On Friday, the Belgian government said it was expanding its airstrike operations into Syria. Belgium has been a member of the U.S. coalition against ISIS for nearly two years, but had previously limited its operations to targets within Iraq. New York Times

New York Times: Al Qaeda Turns to Syria, With a Plan to Challenge ISIS
Reuters: Islamic State on the defensive, territory shrinking in Syria and Iraq: U.S. official
CNN: ISIS claims responsibility for attack on Baghdad gas plant

Nigeria: The Obama administration plans to sell the Nigerian government up to 12 light attack aircraft to help the country in its fight against Boko Haram. However, the pending sale of the Super Tucano aircraft, which are designed for counterinsurgency operations, requires congressional approval. Less than two years ago, the Obama administration had previously blocked the sale of American-made attack helicopters to Nigeria over human rights concerns. New York Times

Yemen: An ISIS suicide bomber killed at least 25 police recruits at a police compound in the southern city of Mukalla on Sunday. The attack targeted new recruits as they lined up to register to become part of the police force. Reuters

South Africa: A tip from a CIA agent allegedly led to Nelson Mandela’s 1962 arrest and imprisonment, according to a former CIA operative. Donald Rickard acknowledged that he tipped off South African police to Mandela’s whereabouts, as Mandela was considered to be “completely under the control of the Soviet Union” and “the world’s most dangerous communist outside of the Soviet Union.” Guardian, ABC News

United Kingdom: 25-year-old Junead Khan was sentenced to life in prison for plotting an attack on U.S. personnel at the Lakenheath air base in eastern England. His uncle, Shazib Khan was also found guilty of preparing to leave the country to fight alongside ISIS. BBC News, Washington Post
Obama’s minimalist Mideast muddle: “The Obama administration, for its part, has embraced the “keep out” imperative...The problem with this minimalist approach is that it has obstructed the emergence of a genuinely workable consensus about the future of the two countries,” writes Jackson Diehl in The Washington Post. “Though the U.S.-orchestrated military campaign could, within the next year or so, effectively destroy the Islamic State by recapturing Mosul and Raqqa, there’s no realistic plan for the borders of political structures that would replace it.”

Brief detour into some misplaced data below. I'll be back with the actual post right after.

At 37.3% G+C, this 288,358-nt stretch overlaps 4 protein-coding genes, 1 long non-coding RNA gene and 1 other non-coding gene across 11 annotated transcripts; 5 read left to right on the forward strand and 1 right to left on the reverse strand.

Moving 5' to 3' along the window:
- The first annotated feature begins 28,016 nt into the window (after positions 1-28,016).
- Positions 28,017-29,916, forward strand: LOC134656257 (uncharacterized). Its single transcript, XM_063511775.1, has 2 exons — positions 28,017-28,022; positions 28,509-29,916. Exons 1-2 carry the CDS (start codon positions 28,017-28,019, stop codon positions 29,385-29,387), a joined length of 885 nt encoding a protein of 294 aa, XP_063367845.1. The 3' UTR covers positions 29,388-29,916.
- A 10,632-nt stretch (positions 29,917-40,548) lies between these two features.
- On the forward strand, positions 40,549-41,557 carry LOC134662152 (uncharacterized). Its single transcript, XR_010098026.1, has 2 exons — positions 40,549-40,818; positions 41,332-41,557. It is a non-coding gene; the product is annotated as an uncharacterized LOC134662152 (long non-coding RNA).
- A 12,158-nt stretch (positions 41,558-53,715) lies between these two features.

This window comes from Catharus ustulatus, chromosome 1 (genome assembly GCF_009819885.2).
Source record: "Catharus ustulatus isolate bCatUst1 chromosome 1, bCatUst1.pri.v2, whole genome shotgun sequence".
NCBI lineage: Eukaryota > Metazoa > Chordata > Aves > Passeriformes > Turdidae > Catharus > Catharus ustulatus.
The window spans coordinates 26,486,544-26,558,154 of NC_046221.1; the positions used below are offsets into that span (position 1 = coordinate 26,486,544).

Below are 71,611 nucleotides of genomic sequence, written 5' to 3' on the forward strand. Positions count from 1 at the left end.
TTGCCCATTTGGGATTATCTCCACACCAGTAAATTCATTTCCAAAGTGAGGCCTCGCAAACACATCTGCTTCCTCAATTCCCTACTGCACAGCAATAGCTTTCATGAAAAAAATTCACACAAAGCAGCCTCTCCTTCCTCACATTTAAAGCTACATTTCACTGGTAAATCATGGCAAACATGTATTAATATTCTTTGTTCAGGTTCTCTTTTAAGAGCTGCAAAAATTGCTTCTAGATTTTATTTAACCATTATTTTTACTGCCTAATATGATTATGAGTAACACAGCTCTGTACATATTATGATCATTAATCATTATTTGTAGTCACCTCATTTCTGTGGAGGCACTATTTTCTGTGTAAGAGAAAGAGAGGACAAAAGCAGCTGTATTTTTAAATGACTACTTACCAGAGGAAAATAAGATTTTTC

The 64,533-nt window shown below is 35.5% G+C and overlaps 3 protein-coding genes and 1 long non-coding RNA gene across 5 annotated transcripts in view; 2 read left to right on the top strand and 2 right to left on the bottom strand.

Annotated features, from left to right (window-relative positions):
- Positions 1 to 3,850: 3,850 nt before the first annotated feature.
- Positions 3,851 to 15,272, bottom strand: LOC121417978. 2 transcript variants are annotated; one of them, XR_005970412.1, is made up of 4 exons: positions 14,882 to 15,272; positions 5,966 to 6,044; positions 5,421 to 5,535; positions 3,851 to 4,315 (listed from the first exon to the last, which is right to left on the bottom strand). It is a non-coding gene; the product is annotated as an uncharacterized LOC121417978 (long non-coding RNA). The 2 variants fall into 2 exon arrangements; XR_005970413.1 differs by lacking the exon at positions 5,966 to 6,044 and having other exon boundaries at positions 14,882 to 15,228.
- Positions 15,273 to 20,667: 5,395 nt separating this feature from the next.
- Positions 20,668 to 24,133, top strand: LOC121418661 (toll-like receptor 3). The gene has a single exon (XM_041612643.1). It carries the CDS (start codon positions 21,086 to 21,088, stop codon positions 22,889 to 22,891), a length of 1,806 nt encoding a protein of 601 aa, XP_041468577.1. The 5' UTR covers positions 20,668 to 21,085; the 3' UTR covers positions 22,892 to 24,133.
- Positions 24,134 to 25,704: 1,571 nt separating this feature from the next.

Rethinking Refugees: “The bigger, longer-term issue, however, remains that of integration. The lack of integration of refugees and minority communities can lead to radicalization, offering the Islamic State and other groups a potential pool of shooters and suicide bombers. Moreover, it enables suspects from these communities to hide from law enforcement,” writes Daniel Byman on Lawfare. “Indeed, given the better U.S. track record on integration and skilled law enforcement services, it is sensible to argue that the United States should be taking even more refugees, rather than relying on Germany and a few other countries to salve the West’s overall conscience.”

Ted Cruz: The Mullahs and Their Missiles: “Enough. The mullahs’ policy is, by their own admission, unchanged. It is the same one that inspired the so-called revolutionaries of 1979 to take 52 Americans as hostages for 444 days, and motivated murderous attacks on Israelis and Americans from Buenos Aires to Beirut to Baghdad over the subsequent decades,” writes Ted Cruz in The New York Times. “The only thing that is changing now is the potential scale of this violence, as they seek to replace truck bombs and roadside explosive devices with the most destructive weapons on the planet and the means to deliver them.”

For cutting-edge analysis of the geopolitical events shaping global affairs, read today’s TSG IntelBrief: On the Front Lines of Terror

Join the Center on National Security on Wednesday, June 1 for a discussion with Director Karen J. Greenberg, author of Rogue Justice: The Making of the Security State. To RSVP click here